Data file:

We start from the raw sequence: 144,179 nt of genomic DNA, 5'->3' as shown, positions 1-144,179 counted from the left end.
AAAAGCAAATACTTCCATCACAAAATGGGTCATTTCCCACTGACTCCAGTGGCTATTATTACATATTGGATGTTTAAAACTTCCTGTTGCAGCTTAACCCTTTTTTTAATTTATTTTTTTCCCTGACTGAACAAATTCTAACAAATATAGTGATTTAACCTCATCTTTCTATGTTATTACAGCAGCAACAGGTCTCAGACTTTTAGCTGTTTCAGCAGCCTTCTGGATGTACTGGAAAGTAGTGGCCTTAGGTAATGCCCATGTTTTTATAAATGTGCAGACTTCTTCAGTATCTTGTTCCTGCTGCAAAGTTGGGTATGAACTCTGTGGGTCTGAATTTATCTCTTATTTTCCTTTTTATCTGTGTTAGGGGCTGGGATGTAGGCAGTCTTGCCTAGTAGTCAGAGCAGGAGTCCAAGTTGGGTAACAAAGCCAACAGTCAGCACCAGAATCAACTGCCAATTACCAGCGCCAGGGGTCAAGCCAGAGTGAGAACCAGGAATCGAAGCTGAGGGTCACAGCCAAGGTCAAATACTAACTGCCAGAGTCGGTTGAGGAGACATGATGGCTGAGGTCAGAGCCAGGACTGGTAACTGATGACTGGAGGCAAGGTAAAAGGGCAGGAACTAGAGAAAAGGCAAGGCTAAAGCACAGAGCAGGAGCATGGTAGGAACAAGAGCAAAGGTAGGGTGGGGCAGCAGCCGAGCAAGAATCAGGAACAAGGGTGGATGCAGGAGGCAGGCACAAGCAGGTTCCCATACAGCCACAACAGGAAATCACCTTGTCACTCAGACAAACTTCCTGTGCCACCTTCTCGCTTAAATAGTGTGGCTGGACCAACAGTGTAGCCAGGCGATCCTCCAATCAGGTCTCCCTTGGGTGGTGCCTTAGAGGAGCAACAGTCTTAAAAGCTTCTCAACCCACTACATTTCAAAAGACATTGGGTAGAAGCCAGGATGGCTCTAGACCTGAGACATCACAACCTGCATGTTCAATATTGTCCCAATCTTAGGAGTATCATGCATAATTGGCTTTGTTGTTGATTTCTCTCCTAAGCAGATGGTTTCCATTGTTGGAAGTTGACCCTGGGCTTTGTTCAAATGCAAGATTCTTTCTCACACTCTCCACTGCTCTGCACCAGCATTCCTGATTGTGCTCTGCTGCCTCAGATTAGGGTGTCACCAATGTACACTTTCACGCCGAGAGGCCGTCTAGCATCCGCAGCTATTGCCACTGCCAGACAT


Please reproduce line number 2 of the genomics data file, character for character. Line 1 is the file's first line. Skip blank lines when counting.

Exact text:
AAAAGCAAATACTTCCATCACAAAATGGGTCATTTCCCACTGACTCCAGTGGCTATTATTACATATTGGATGTTTAAAACTTCCTGTTGCAGCTTAACCCTTTTTTTAATTTATTTTTTTCCCTGACTGAACAAATTCTAACAAATATAGTGATTTAACCTCATCTTTCTATGTTATTACAGCAGCAACAGGTCTCAGACTTTTAGCTGTTTCAGCAGCCTTCTGGATGTACTGGAAAGTAGTGGCCTTAGGTAATGCCCATGTTTTTATAAATGTGCAGACTTCTTCAGTATCTTGTTCCTGCTGCAAAGTTGGGTATGAACTCTGTGGGTCTGAATTTATCTCTTATTTTCCTTTTTATCTGTGTTAGGGGCTGGGATGTAGGCAGTCTTGCCTAGTAGTCAGAGCAGGAGTCCAAGTTGGGTAACAAAGCCAACAGTCAGCACCAGAATCAACTGCCAATTACCAGCGCCAGGGGTCAAGCCAGAGTGAGAACCAGGAATCGAAGCTGAGGGTCACAGCCAAGGTCAAATACTAACTGCCAGAGTCGGTTGAGGAGACATGATGGCTGAGGTCAGAGCCAGGACTGGTAACTGATGACTGGAGGCAAGGTAAAAGGGCAGGAACTAGAGAAAAGGCAAGGCTAAAGCACAGAGCAGGAGCATGGTAGGAACAAGAGCAAAGGTAGGGTGGGGCAGCAGCCGAGCAAGAATCAGGAACAAGGGTGGATGCAGGAGGCAGGCACAAGCAGGTTCCCATACAGCCACAACAGGAAATCACCTTGTCACTCAGACAAACTTCCTGTGCCACCTTCTCGCTTAAATAGTGTGGCTGGACCAACAGTGTAGCCAGGCGATCCTCCAATCAGGTCTCCCTTGGGTGGTGCCTTAGAGGAGCAACAGTCTTAAAAGCTTCTCAACCCACTACATTTCAAAAGACATTGGGTAGAAGCCAGGATGGCTCTAGACCTGAGACATCACAACCTGCATGTTCAATATTGTCCCAATCTTAGGAGTATCATGCATAATTGGCTTTGTTGTTGATTTCTCTCCTAAGCAGATGGTTTCCATTGTTGGAAGTTGACCCTGGGCTTTGTTCAAATGCAAGATTCTTTCTCACACTCTCCACTGCTCTGCACCAGCATTCCTGATTGTGCTCTGCTGCCTCAGATTAGGGTGTCACCAATGTACACTTTCACGCCGAGAGGCCGTCTAGCATCCGCAGCTATTGCCACTGCCAGACAT